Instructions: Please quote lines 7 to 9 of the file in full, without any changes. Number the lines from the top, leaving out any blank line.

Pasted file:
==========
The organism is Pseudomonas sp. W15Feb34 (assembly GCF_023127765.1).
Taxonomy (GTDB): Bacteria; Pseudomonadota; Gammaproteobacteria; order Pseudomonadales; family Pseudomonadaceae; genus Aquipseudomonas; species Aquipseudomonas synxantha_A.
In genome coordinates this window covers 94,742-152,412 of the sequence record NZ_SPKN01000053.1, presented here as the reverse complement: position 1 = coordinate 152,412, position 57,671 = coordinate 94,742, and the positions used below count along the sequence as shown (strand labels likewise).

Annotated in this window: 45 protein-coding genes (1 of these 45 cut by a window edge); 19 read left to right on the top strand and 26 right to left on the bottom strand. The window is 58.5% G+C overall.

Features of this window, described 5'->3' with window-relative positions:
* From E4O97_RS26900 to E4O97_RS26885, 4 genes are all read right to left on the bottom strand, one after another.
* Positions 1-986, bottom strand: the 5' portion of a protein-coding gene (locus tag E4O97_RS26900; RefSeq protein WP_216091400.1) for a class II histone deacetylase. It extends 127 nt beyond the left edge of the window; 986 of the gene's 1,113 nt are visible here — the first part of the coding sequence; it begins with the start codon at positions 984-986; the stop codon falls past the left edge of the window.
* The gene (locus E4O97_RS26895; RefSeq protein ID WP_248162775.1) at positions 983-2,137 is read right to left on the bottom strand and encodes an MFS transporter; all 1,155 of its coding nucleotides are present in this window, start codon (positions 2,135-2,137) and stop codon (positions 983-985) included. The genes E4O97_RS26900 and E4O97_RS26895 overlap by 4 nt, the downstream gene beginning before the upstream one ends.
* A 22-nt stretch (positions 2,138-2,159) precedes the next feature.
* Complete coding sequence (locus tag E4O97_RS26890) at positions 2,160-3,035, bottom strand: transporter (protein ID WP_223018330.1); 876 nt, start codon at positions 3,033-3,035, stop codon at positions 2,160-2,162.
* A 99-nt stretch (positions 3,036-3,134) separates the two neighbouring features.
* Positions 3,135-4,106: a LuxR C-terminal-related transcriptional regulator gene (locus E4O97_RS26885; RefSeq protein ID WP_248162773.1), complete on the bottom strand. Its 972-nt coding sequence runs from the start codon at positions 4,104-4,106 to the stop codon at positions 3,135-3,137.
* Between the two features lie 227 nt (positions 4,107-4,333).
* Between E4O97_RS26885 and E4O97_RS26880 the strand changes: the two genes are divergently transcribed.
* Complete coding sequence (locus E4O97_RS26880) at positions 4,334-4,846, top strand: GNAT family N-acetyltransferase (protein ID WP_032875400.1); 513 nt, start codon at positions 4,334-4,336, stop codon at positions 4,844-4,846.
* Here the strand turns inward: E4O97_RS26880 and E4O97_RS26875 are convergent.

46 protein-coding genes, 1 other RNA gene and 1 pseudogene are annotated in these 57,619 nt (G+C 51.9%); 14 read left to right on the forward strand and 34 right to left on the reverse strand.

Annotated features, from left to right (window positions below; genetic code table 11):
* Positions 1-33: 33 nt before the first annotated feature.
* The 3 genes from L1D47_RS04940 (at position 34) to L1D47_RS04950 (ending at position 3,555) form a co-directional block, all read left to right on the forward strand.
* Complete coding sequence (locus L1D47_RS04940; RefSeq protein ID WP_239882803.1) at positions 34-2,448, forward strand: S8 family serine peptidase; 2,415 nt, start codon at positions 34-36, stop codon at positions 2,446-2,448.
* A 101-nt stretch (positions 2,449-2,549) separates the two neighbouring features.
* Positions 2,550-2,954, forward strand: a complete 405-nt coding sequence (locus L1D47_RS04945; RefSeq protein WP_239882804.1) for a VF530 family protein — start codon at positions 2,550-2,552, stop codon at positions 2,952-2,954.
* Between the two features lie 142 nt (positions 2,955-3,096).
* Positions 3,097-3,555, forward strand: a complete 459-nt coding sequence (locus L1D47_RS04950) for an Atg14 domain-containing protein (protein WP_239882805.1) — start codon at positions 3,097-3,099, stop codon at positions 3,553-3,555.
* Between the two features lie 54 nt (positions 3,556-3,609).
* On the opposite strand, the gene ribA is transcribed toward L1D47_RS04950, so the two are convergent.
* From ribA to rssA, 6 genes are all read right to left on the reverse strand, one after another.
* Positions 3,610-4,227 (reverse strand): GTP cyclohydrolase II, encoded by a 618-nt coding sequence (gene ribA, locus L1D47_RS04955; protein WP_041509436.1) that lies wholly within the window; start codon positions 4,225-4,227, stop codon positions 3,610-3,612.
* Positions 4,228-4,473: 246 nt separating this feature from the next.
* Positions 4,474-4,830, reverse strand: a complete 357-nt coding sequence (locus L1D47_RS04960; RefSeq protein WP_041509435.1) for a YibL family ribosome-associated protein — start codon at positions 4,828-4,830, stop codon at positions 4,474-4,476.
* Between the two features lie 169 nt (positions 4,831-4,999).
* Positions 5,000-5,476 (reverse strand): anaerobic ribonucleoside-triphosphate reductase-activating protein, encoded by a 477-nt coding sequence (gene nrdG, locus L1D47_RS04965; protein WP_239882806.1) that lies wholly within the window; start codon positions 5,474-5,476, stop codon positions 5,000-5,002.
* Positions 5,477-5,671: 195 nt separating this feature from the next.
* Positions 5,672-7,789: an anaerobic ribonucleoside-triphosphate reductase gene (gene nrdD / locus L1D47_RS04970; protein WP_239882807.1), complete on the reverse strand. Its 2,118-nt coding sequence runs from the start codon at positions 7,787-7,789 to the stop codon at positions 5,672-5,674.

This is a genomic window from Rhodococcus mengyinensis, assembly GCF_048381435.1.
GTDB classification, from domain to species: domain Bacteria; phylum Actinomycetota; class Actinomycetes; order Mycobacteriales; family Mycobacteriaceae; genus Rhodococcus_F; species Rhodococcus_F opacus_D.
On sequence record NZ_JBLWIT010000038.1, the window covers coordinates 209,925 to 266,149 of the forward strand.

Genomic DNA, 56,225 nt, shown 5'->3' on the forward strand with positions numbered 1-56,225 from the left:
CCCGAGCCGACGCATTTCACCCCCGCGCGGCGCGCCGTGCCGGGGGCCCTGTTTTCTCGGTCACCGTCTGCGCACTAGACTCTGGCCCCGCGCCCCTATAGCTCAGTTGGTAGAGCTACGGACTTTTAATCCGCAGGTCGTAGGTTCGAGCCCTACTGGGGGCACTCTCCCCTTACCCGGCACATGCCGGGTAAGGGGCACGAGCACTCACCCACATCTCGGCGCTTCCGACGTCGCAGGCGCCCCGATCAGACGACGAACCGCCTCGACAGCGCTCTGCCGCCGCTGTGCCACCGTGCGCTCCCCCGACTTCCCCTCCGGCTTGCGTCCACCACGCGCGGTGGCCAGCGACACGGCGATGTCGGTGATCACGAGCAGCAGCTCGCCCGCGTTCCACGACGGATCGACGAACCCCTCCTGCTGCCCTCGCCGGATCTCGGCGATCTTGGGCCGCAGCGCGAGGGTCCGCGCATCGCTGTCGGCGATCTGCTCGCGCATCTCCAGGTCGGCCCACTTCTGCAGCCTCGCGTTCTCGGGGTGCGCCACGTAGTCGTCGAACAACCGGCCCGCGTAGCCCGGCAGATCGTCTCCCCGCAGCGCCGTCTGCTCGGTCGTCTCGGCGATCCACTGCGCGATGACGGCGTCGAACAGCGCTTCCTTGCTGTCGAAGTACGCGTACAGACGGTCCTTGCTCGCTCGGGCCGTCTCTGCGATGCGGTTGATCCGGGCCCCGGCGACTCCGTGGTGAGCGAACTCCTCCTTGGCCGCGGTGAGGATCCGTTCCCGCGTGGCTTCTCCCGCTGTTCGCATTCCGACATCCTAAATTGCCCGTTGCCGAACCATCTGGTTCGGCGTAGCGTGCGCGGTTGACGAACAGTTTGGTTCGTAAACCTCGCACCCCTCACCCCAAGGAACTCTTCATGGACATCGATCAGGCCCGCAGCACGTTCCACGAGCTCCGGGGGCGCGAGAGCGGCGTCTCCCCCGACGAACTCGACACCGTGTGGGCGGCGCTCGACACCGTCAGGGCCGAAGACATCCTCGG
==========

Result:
* Positions 1-986, bottom strand: the 5' portion of a protein-coding gene (locus tag E4O97_RS26900; RefSeq protein WP_216091400.1) for a class II histone deacetylase. It extends 127 nt beyond the left edge of the window; 986 of the gene's 1,113 nt are visible here — the first part of the coding sequence; it begins with the start codon at positions 984-986; the stop codon falls past the left edge of the window.
* The gene (locus E4O97_RS26895; RefSeq protein ID WP_248162775.1) at positions 983-2,137 is read right to left on the bottom strand and encodes an MFS transporter; all 1,155 of its coding nucleotides are present in this window, start codon (positions 2,135-2,137) and stop codon (positions 983-985) included. The genes E4O97_RS26900 and E4O97_RS26895 overlap by 4 nt, the downstream gene beginning before the upstream one ends.
* A 22-nt stretch (positions 2,138-2,159) precedes the next feature.